UE Graduate Peter May Speaks at Congressional Briefing
Posted: Wednesday, January 20, 2016
University of Evansville graduate Peter May was one of a panel of students and recent alumni from New American Colleges and Universities (NAC&U) schools who gave a briefing on integrative learning on Capitol Hill on Tuesday, January 19.
"Peter represented the University of Evansville and our commitment to learning outside the traditional classroom -- beautifully demonstrated by our GAP program, in which he participated - in a compelling way," said UE president Thomas A. Kazee. "Folks on Capitol Hill were deeply impressed."
The students shared their experiences of how their integrative education, including undergraduate research, business consulting, and multidisciplinary team projects improved the quality of their college experiences and prepared them with real-world skills.
During his remarks at the briefing, May described how beneficial his education at the University of Evansville has been for him.
“The value of a liberal arts education is that you are taught how to become passionate through your own curiosity,” May said.
As an example of integrative education, May detailed his experience in UE’s GAP Program. GAP is an innovative, experiential program that bridges the gap between the classroom and the real world. In this program, multidisciplinary teams of students work side-by-side with leading organizations on real-world issues. Guided by faculty coaches and outside experts, participants produce practical outcomes for their clients.
In the GAP Program, May worked with a team of students from archaeology, sports communication, visual communication design, accounting, political science and business on a project for Fortune 500 manufacturer Berry Plastics, Inc., one of the world’s largest producers of plastics packaging. Their assignment was to analyze the Indonesian consumer packaged goods market and provide the company with recommendations on the attractiveness of this market in comparison with other emerging markets.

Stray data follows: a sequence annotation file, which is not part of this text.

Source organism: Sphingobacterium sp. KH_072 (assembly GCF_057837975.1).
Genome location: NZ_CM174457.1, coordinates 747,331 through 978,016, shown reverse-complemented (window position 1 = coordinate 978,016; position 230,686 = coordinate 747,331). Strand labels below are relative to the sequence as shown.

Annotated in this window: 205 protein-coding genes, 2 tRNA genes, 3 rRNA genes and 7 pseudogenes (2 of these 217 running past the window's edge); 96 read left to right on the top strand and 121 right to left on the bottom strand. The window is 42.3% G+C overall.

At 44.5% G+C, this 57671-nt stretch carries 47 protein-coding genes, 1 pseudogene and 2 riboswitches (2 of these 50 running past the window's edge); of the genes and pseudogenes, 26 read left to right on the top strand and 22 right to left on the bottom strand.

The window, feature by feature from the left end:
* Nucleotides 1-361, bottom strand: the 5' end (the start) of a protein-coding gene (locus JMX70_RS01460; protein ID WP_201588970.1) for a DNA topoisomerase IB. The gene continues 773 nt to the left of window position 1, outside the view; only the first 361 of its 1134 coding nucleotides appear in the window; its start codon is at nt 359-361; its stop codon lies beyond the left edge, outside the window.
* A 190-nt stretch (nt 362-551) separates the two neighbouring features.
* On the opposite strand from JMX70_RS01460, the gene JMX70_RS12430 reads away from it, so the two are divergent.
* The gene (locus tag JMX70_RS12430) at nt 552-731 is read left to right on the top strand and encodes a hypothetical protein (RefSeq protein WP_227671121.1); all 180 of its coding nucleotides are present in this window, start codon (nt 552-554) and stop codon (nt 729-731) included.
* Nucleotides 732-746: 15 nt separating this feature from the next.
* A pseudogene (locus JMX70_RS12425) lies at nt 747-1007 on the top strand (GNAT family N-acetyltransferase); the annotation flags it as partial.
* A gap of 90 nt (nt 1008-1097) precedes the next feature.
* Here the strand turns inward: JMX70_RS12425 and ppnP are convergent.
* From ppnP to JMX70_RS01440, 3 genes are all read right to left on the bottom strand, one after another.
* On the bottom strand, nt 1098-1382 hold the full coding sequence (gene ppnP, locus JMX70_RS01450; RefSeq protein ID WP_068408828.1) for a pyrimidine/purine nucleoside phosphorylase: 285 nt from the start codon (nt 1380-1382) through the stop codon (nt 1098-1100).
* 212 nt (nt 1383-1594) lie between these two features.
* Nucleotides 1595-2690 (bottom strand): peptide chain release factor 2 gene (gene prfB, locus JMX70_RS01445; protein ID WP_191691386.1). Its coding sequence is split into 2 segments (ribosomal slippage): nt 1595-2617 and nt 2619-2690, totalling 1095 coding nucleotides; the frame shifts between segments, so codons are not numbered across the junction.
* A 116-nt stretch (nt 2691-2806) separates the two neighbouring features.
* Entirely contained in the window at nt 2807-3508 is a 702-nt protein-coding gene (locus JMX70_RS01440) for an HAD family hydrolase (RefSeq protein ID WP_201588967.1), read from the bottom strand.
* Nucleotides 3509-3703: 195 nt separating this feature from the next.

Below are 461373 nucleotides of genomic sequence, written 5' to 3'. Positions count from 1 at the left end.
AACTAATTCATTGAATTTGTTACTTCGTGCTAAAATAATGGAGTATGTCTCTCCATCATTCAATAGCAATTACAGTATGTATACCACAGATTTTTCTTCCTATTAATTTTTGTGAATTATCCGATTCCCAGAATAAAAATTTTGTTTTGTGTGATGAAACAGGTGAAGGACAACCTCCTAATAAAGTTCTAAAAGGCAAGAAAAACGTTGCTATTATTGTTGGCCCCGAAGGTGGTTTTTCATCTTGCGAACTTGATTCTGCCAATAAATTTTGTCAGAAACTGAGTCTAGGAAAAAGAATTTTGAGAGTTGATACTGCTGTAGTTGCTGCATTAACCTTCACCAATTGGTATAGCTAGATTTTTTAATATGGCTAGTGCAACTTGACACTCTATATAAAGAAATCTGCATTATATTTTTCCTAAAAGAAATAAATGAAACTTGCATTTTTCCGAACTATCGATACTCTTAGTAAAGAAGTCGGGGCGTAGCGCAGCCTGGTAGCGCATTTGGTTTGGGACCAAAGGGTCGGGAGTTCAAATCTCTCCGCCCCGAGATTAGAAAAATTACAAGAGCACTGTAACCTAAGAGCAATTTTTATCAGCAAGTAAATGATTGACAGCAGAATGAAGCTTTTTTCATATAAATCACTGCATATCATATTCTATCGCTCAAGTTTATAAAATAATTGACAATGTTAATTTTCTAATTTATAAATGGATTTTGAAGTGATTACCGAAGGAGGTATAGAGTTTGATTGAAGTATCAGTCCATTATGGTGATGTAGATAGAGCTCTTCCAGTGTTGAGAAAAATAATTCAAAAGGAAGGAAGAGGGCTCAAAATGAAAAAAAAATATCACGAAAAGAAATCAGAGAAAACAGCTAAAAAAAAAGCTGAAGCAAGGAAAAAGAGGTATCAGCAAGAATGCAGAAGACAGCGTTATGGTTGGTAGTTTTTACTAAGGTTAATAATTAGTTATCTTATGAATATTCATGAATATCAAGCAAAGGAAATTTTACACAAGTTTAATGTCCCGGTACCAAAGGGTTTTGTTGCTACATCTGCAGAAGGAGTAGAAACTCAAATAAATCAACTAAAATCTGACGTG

In the briefing, May explained that it wasn’t until the completion of this project that he “realized how different my college experience had been from all of my buddies that attended larger state schools. This project was a culmination of every aspect of the liberal arts experience put into one.”
May majored in political science and business administration at UE, while also competing as a Division I soccer player. He was a recipient of the University of Evansville Dean’s Scholarship, and was nominated to participate in the University of Evansville GAP Program. He assisted in the implementation of marketing projects for Gilda’s Club of Evansville.
NAC&U is hosting several events in Washington, D.C., from January 19-21 that spotlight its members’ collective mission and approach to teaching and learning.
With the Higher Education Act reauthorization before Congress, this discussion gives insight to how the programs in that bill might better support programs that are in demand from industry.